Doctors act to curb rise in triplets and twins

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The "epidemic" of twins and triplets born to women undergoing in vitro fertilisation is to be curbed by the Royal College of Obstetricians and Gynaecologists to reduce risks to the babies and their parents.

The "epidemic" of twins and triplets born to women undergoing in vitro fertilisation is to be curbed by the Royal College of Obstetricians and Gynaecologists to reduce risks to the babies and their parents.

Almost half the 5,601 babies born in the UK as a result of IVF in 1996-97 were from multiple pregnancies, which carry a higher risk of complications and impose heavy emotional and financial pressures on parents.

The incidence of twins has almost doubled and that of triplets has trebled since the early Eighties after remaining level for the previous 50 years, largely as a result of infertility treatment.

New guidelines to be issued by the college in the New Year will say that the three embryos replaced in each cycle of IVF treatment - the maximum allowed by the Human Fertilisation and Embryology Authority which licenses the clinics - should be reduced from three to two.

The measure is likely to be opposed by some fertility experts who claim it will reduce the chances of success for older women and for those who have had repeated failed attempts.

The debate will be fuelled today by research published in The Lancet which shows that the risk of a multiple birth after IVF is 25 times higher than after natural conception. Researchers from Sweden who compared 5,850 IVF births between 1982 and 1995 with 1.5m in the general population also found that the IVF babies were more likely to be born prematurely, with low birthweights and with a higher rate of certain malformations.

The investigators say: "The clinical practice of IVF needs to be changed to lower the rate of multiple pregnancy."

Their conclusion is backed by two British experts, Professor Nicholas Fisk of the department of fetal medicine at Queen Charlotte's Hospital, London, and Geoffrey Trew, consultant obstetrician at Hammersmith Hospital. In a commentary in the journal, they say that the growth of multiple births is now an "epidemic" and that the only way to avoid triplets is to avoid three embryo transfers.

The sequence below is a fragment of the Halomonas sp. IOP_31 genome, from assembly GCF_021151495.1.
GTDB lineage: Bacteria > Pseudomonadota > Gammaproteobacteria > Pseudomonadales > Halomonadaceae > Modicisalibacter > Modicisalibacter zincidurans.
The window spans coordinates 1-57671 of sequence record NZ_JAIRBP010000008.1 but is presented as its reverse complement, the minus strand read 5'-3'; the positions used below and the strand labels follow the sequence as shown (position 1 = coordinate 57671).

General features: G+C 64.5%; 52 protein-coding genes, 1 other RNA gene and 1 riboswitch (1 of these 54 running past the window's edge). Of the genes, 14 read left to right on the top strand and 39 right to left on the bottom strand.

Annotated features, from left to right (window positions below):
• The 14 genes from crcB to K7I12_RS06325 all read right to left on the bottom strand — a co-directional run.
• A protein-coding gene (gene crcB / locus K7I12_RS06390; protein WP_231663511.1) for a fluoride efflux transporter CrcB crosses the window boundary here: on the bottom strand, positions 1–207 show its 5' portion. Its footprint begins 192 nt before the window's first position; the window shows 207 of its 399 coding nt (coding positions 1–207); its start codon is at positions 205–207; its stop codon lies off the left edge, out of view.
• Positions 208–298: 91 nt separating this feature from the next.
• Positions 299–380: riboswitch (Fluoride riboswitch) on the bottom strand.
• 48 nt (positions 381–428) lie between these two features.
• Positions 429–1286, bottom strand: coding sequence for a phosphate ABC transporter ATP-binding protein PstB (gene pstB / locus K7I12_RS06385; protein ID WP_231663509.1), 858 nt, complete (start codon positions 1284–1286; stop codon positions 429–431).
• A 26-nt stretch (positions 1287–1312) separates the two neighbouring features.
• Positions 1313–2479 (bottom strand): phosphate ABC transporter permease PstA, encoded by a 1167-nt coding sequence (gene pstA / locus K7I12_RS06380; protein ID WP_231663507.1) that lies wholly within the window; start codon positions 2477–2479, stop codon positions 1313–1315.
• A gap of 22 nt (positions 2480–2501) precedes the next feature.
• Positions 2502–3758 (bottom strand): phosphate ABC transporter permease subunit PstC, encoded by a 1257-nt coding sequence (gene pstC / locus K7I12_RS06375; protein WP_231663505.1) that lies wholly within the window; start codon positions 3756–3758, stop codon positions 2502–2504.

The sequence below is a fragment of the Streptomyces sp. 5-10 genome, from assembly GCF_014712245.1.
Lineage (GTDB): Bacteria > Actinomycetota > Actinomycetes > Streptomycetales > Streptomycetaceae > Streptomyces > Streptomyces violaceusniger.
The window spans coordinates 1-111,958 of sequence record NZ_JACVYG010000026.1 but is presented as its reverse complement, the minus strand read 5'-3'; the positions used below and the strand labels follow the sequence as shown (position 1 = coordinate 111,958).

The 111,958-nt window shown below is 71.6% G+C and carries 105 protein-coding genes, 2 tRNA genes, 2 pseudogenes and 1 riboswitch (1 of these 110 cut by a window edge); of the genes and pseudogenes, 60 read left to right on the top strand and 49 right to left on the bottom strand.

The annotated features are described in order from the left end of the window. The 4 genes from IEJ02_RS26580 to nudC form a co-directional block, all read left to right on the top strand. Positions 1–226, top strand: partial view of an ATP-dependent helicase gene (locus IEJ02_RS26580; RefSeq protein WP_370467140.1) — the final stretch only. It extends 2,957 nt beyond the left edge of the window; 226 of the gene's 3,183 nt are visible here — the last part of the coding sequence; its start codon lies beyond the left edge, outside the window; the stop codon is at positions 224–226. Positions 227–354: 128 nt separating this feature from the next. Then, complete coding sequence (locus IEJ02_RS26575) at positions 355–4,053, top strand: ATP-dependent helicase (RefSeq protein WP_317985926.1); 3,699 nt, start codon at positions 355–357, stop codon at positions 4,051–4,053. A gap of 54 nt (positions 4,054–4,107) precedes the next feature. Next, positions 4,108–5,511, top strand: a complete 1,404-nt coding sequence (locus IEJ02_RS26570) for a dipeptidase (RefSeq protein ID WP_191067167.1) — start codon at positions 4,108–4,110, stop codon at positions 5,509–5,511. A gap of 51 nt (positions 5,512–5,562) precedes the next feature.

Professor Fisk said yesterday: "Twins are a problem but triplets are a disaster. Women pregnant with triplets are shocked when I go through the obstetric risks with them. Triplets have nine times the death rate per baby and 47 times the risk of cerebral palsy compared with a singleton pregnancy. Twins have eight times the risk of cerebral palsy. This is an epidemic we have got to stop."

Many clinics now only transfer two embryos per cycle, since the findings of a study in The New England Journal of Medicine last year, which suggested that transferring two embryos was just as effective as transferring three. One of the study's main authors, Professor Allan Templeton, of Aberdeen University, is secretary of the Royal College of Obstetricians and has been closely involved in drawing up the new guidelines.

The Human Fertilisation and Embryology Authority is to debate the issue at its annual conference in December but Suzanne McCarthy, chief executive, said while the group was very concerned about multiple births and strongly favoured clinics discussing with patients the optimum number of embryos to have transferred, there were no plans to change the policy.

Professor Fisk said the "ultimate goal" was single embryo transfer.

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